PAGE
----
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Labour’s NEC backs ‘historic’ union link reforms

4 February 2014

4:01 PM

4 February 2014

4:01 PM

The Labour party’s National Executive Committee has backed Ed Miliband’s plans to change the party’s trade union links by 28 votes to two, which marks a resounding victory for the Labour leader. There was little doubt that the NEC would endorse the reforms, which will still take five years to be implemented, and in the end the two members who opposed the proposals (another member abstained) were vocal leftwing backbencher Dennis Skinner and Christine Shawcroft.

The next step is for the party to vote on the reforms at a special conference on 1 March. Miliband said this afternoon:

‘Some people will find change difficult to accept. Others are worried about the consequences. But at the PLP last night, the Shadow Cabinet this morning, and the NEC this afternoon, there was a strong consensus that change must come. Because we must have the courage to change our party and change our politics if we are to change our country once again.’


Labour figures want to make this another example of Miliband’s ability to win in a David-and-Goliath-style contest. But there is also an effort to emphasise Miliband’s ability to take his party with him on these matters, in contrast to David Cameron’s inability to take his party with him on the bigger matter of government policy. Miliband invests deeply in his MPs, and to a certain extent the support he has enjoyed is a reward for that as his backbenches feel they have good reason for backing him. These union reforms are hardly going to electrify the public, but Miliband and his team know that they need to sell them as big and historic, partly because they’ve convened a special conference to vote on them.

Aside from the vote at special conference, though, there is the pressure from the union leaders to make Labour an ‘attractive’ party to trade unionists. Len McCluskey, who has been reasonably polite about these changes and about his union’s willingness to implement them, is still saying that Miliband will need to work harder to coax trade unionists into joining the party. What that means in terms of policy, though, depends on whether Miliband decides to listen to Len McCluskey’s version of what trade unionists want, or read the polling, which offers quite a different conclusion.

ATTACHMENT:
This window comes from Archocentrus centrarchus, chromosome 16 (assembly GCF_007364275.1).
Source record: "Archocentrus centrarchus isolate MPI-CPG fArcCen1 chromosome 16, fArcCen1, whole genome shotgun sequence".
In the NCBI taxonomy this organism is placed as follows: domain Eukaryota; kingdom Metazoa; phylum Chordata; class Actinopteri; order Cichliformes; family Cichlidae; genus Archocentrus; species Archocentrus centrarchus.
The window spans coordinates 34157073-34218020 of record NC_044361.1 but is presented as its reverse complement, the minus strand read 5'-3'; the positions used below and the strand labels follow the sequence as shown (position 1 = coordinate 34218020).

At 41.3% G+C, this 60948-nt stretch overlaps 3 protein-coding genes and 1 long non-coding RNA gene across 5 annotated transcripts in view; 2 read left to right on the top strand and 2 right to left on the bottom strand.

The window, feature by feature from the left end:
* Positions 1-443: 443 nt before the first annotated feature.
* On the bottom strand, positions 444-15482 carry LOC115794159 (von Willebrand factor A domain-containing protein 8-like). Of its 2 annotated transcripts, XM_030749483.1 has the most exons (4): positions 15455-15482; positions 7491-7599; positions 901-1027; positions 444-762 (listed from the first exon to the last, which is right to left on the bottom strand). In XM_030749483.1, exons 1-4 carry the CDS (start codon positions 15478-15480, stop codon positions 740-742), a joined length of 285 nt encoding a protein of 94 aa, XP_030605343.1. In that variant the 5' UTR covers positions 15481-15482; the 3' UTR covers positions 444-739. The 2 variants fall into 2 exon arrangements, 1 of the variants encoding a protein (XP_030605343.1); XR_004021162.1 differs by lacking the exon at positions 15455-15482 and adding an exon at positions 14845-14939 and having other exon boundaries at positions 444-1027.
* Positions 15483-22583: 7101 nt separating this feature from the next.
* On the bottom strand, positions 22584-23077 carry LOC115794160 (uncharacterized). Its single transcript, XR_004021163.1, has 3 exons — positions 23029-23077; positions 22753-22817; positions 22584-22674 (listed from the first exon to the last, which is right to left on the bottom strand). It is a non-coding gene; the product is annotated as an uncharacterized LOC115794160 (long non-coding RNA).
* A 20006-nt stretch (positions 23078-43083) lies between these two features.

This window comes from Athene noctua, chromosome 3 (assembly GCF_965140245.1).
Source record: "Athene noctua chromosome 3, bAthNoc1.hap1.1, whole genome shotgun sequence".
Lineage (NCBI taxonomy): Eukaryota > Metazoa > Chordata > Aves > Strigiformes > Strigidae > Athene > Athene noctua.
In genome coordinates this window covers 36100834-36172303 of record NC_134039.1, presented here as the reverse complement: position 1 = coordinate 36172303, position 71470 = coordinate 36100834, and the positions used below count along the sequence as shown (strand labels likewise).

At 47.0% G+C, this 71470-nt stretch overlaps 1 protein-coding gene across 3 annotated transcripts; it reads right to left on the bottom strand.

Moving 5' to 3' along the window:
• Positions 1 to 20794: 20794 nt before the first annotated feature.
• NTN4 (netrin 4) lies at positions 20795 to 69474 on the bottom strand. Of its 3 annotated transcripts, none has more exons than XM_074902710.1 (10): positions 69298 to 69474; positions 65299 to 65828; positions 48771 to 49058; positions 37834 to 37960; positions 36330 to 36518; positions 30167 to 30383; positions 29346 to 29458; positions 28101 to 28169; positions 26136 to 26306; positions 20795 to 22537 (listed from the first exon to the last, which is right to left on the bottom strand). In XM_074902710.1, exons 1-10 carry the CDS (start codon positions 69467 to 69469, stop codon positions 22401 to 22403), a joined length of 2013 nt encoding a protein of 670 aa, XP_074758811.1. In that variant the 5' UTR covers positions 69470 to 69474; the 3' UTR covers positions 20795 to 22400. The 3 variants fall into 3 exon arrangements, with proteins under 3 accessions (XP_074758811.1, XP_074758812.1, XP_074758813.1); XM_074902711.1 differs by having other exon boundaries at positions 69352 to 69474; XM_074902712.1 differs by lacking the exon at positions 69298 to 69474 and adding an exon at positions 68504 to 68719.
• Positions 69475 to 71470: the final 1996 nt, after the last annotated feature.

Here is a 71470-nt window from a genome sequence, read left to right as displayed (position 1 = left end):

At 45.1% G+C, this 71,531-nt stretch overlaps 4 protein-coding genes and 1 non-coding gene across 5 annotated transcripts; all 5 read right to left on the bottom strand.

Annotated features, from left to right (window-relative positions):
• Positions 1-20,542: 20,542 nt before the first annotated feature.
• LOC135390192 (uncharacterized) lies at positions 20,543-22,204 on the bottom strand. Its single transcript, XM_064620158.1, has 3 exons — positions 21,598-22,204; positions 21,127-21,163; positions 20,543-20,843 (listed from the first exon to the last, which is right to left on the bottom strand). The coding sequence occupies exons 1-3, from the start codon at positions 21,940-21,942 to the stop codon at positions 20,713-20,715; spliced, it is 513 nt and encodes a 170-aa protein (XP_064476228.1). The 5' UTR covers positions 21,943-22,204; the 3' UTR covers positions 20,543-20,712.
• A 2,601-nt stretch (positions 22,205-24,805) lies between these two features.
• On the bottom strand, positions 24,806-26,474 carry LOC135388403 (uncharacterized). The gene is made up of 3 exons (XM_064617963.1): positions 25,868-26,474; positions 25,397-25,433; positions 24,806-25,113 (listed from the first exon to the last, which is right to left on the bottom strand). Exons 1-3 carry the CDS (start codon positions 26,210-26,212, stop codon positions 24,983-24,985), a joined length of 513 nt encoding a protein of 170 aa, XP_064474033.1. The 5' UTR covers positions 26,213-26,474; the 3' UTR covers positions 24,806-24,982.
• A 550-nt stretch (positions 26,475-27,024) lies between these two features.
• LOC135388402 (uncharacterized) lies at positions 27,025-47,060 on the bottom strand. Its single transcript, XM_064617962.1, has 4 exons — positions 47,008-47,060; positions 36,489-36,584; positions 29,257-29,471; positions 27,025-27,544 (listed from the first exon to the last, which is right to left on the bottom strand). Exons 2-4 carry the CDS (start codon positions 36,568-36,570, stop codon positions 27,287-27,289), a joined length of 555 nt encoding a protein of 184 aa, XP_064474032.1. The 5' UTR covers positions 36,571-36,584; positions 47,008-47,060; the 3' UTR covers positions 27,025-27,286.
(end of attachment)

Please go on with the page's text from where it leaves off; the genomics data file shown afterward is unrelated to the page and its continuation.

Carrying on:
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Show comments
  • Holly

    Miliband could cut all links/ties to the unions, change the anthem and colour of their canvassing leaflets.

    But it is Miliband, and his ilk that is the real problem with the Labour party today, and all this union stuff is just a way of deflecting attention from the Labour front bench.
    I can not stand the hypocracy of this lot.
    The Labour front bench, along with the back benchers do their ‘rich bad’, ‘Labour rich good’ routine every day of the week.
    Miliband, and the other rich Labour bods continue to slag off anyone else who also happens to be rich, and especially those who dare to be richer, and put into the economy. Instead of simply taking out of it, like Miliband & Co do, with great success.
    The saddest part of all this is, people fall for their ‘rage against the rich’.
    Usually those at the bottom.

    • Mynydd

      Mr Miliband and the Labour party have no problem with being rich, they just want them to pay a fair share of the tax to help reduce the deficit the rich bankers created.

      • Holly

        Are you on the payroll of this site?
        Because getting a reply to you is never going to happen.
        I just put the same sort of comments on Labourlist….Where you are allowed to comment freely….GOOD OR BAD.

        Talk to your moderator Fraser?

  • Tony_E

    What this is doing is reducing the power of MPs in choosing a leader, while the Unions will do exactly what they did before. When leadership ballots went out, they went out in ‘Vote Ed M’ envelopes.

  • Smithersjones2013

    As I understand it none of this really alters the fundamental power within the Labour party. The Trade Unions control the purse strings and the policy direction and MP’s will decide who the leadership candidates are. The only thing that has changed substantially is that once the Unions and the PLP have decided all the important matters then the membership will decide which of the party stooges becomes leader.

    All it means is the Unions and PLP will have to have sewed up their stitch-up that bit earlier in the process.

  • DWWolds

    Why are union leaders all so ugly?

  • McRobbie

    McCluskey is happy with the proposed changes..and that means they will still leave him in control of the strings that move milieband.

    • HookesLaw

      It effectively allows cut price uinion membership an overwhelming vote in party matters. Except at conferences I understand where the unions will still have a block cote. How does this dress up as reducing the union link?